In her second blog from Cambodia, Dr Jess Potter reports from the MDR-TB ward at CENAT hospital in Phnom Penh and highlights the impossible choices that have to be made with limited funding. 

Today we are back in Phnom Penh at the National Centre for Tuberculosis (CENAT) to see their multidrug-resistant tuberculosis (MDR-TB) ward. The moment we arrive we are confronted by a van with a patient lying in the back, an oxygen tank tucked in the corner and her young daughter crouched by her side.  The elderly lady looks gaunt and frail and both women are wearing masks.  She was diagnosed with MDR-TB using GeneXpert and was transferred in to CENAT to start treatment and is now being taken back to her village where she will continue to be managed by the local health centre there.

Kong Caaem, 46, waits in the back of a van before being transported back to her village by the hospital. She has MDR-TB

The patient pathway and strong links developed across the community, DOTS watchers, local health clinics right back up to provincial hospitals and finally CENAT have been clear to see throughout our time here.  Treatment completion rates, largely due to the highly successful DOTS programme, are running at 90% and MDR rates have gradually fallen over the past decade.  The National TB Programme (NTP) is clearly well designed and has achieved global and national targets year on year.  Despite this, Cambodia remains amongst the WHO high burden TB countries.

To explain why, let me continue our journey around the national hospital.  Next stop is the 13 bed intensive care unit.  In the UK this would include ventilators, dialysis machines, pressure mattresses, one to one nursing and the air would be punctuated by the rhythmic beating of life sustaining treatments.  Here there is only oxygen and staff.  During our visit to the intensive care unit we find the most severe TB cases with lungs so damaged the patients cough up life threatening quantities of blood or cannot transfer oxygen into the body to keep the organs functioning.  Then there are those who die from side effects of treatment such as severe liver failure.  If you are unwell enough to end up here, the outlook is bleak.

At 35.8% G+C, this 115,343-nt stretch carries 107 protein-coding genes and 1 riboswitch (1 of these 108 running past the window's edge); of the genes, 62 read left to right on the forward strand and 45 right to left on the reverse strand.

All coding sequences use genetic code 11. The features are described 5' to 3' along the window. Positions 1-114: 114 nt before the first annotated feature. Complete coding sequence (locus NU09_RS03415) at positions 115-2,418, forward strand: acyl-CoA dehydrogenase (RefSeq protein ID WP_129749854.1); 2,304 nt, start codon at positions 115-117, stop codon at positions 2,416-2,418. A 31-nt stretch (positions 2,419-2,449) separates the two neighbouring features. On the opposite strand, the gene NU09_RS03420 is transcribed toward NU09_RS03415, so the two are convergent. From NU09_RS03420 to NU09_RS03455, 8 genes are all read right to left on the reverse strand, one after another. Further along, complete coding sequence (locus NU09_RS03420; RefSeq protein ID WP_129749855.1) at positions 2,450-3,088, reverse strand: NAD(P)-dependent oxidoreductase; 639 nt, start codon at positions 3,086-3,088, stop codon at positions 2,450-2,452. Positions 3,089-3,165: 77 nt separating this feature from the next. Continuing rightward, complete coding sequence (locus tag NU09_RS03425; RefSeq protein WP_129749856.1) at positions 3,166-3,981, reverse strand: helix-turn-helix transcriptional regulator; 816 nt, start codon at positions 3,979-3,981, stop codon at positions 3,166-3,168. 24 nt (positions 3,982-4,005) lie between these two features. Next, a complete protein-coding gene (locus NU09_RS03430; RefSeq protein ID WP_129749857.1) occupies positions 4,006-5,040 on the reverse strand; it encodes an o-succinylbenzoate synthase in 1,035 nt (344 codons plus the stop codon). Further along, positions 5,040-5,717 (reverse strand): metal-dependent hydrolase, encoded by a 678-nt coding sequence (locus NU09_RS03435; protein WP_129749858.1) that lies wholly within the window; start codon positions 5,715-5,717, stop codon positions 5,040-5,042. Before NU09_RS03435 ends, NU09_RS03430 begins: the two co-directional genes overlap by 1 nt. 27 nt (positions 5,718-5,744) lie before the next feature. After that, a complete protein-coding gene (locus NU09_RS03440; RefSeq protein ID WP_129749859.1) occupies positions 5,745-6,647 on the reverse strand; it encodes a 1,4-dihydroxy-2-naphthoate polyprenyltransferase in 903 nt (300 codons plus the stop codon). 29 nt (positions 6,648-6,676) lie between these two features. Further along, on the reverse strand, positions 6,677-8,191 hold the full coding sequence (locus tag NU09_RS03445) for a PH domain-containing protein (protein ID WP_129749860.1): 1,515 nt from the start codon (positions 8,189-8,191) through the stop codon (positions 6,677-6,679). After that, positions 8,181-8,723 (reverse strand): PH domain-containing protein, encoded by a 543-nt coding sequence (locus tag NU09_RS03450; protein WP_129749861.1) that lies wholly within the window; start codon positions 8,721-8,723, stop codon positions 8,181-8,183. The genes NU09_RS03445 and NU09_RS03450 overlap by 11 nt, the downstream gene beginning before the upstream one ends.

Dr Jess Potter examines a patients record on the MDR-TB ward at CENAT hospital in Phnom Penh, Cambodia.

Back on the MDR-TB ward we meet our first patient.  Ly Meng is a factory worker and became unwell last year with fever, cough and night sweats.  This is the second time he has had TB and now it is resistant to the two most powerful anti-tuberculosis drugs we have: rifampicin and isoniazid.  About 10% of people who have had TB treated previously have MDR-TB in Cambodia.  For these people more toxic drugs are required over a longer period of time to have any chance of a cure.  Consequently side effects are harsh and inevitable.  This week Ly is back in hospital with nausea and vomiting and needs fluids.  He also has significant hearing loss – a common side effect of one of the injectable group of drugs used to treat MDR-TB.  We meet several other patients who all have similar complaints.  There are no facilities to monitor for hearing loss here and so no nuanced discussion about how long to continue injectables versus the risk of permanent serious hearing loss like we have amongst our team in the UK – the aim here is survival.   As if this is not enough, Ly was diagnosed with HIV in 2010.  Now that he is co-infected with both HIV and MDR-TB his family have abandoned him and no one comes to visit him in hospital – such is the stigma associated with both these diseases.  In Cambodia, like most countries, TB treatment is free.  This does not mean there is no cost to the patient.  Alongside the stigma associated with TB itself comes the shame of no longer being able to provide for your family.

Ly Meng, 48, sits in his room on the MDR-TB ward at CENAT hospital in Phnom Penh. He is co-infected with HIV and drug-resistant TB. 

Dr Mao, Director of the National TB Programme (NTP), explains that the key to ending TB here is to close the resource gap.  According to the WHO, in 2015 just 12% of the TB programme here was funded domestically, 47% by foreign donors and 42% remained unfunded.  That is 42% of the money required to deliver the carefully costed and well thought-out strategy to fight TB in Cambodia is missing.  Each year Dr Mao has to make some tough choices, without support from the Global Fund, the situation would be dire.  Take TB in children for example: Between 2010 and 2015, according to Dr Mao, a strategy including health worker training, community contact tracing, hospital review of all child contacts and funding for transport for children was rolled out across 27 of approximately 100 health districts.  The plan from 2015 onwards was to expand this to cover the entire country.  There are no longer funds to do this.  As he tells us, “There is a Khmer saying, ‘If you have just a small bit of cloth, how do you choose which piece of you to cover?’” With such a large gap in funding and so much at stake, the choices are heart breaking.